In your mind, and a perfect world, your kid happily smiles and says okay. In reality, your child starts to beg, stretching out their words in an impressively long whine, "Pleeeeeeeaaaaaseeeeee, Mommmmeeeeee. I want a snaaaaack." We've all heard it; we empathize entirely.

You try to say no, your child snatches a snack box, and the tower teeters. You start to get embarrassed and frustrated, yanking your child away before they cause any more chaos. 

But as you pull, your determined snack fiend lunges for another box. Bam! The whole tower comes crashing down around you and your red-faced, screaming mini-me. Undoubtedly, you have a red face to match.

“I have no patience for my child! Does that make me a bad mom?” No, momma. It makes you human.

At the moment, this situation probably feels mortifying. You're embarrassed, angry, and all patience has evaporated in mere seconds. You apologize profusely to the overwhelmed employee stocking shelves and hurry to the car, leaving your cart full of groceries behind.

The whole episode took minutes, yet you allowed it to ruin your day--maybe even your week. Instead, try to step back in these chaotic moments and refocus on the big picture. 

How will this one small situation affect your life? Is it going to scar your kid forever? No. Are you never going to go into a grocery store for the rest of your life? Of course not, although you might swear you aren't in the heat of the moment.

In other words, don't let the little things blow so much out of proportion that they block your view of the overall picture. Try to ask yourself--an hour from now, will this matter? 

Relax The Restrictions A Little

Of course, having guidelines and boundaries is vital for children. But, if you put too many in place, you’re bound to make ‘I have no patience for my child’ a mantra. This is because your kids will test you. Always. 

But, here’s the thing, even though boundaries are vital, you also need to allow kids some wiggle room to take some risks. This is a big part of how kids learn, grow, and develop essential skills like problem-solving and reasoning.

Has your motherhood mantra become, “I have no patience for my child?” Time to change that, momma.

Plus, when you set your kids up to make better decisions, you won't feel a need to hover over them constantly. When this happens, you'd be amazed how much your stress level comes down, allowing your patience to stay the course.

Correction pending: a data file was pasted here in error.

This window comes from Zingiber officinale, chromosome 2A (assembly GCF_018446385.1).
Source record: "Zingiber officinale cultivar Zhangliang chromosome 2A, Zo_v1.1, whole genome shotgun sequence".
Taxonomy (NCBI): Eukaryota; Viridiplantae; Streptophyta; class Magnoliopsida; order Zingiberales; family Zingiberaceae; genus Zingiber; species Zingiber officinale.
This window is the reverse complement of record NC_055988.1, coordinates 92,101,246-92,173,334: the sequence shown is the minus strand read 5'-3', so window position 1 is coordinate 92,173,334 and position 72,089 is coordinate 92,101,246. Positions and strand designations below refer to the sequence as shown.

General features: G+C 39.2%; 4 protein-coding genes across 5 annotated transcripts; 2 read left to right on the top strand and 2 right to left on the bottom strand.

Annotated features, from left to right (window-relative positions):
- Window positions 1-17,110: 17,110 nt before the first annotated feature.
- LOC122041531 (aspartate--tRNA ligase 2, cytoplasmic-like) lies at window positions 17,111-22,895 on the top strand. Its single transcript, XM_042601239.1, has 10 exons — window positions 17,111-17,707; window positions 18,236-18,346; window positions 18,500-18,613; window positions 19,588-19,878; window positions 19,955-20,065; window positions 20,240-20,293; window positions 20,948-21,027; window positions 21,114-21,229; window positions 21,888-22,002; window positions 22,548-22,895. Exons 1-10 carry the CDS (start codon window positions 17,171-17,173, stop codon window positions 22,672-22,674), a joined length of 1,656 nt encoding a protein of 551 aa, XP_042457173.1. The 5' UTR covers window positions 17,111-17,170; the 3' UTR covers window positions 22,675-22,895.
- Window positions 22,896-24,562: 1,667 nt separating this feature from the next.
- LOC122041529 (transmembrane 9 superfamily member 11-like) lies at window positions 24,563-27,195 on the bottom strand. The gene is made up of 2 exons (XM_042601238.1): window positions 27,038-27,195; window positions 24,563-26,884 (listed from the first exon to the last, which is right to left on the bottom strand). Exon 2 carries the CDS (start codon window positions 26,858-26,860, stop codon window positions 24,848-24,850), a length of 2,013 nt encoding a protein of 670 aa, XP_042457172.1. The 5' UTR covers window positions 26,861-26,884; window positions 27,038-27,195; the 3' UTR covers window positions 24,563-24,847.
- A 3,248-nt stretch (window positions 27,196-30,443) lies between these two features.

Maintain Open Communication

A lot of the things our children do that drive us bonkers are because they're missing something. You might be thinking, “I have no patience for my child.” But your kids are saying they don’t have enough attention or they're lonely, or perhaps they're frustrated because they can't solve a problem. As frazzled parents, we often jump to exasperation and yelling.

But, what if we stopped ourselves before we got steamed up and talked to our kids? Do your kids feel like they can speak to you about things that are bothering them? You can make sure they do this by consistently maintaining an open line of communication with them.

So next time you are saying to yourself, “I have no patience for my child,” think what is your child trying to tell you.

Talk to your kids regularly about their day, school, friends, teachers, the latest toy craze, whatever. The important point is, you not only get valuable insight into your children's lives and feelings, but you show them that you're willing to listen.

So, the next time your kids act out, you can ask them what's wrong instead of turning into a human volcano. Your kids will be more likely to respond more calmly, too. The beautiful thing is, when your kids are calmer, you’re more relaxed, which equals more patience with your children.

Practice Self Care

Finally, momma, and we know it's hard, you gotta take care of yourself. It's an often-said phrase, but it's so true; you can't truly take care of others if you can't take care of yourself. If you pour some more time into self-care, you'll be less stressed, more patient, and happier. And let's face it, a happier mom means happier kids.

“I have no patience for my child, but I know what I need to do to become a happier and calmer mom.”

So, take some time to practice self-love; just a few minutes of listening to a MamaZen Mindpower Session is a great way to start. When do you find yourself saying, “I have no patience for my child” the most? We’d love to hear from you, and we’re here to help.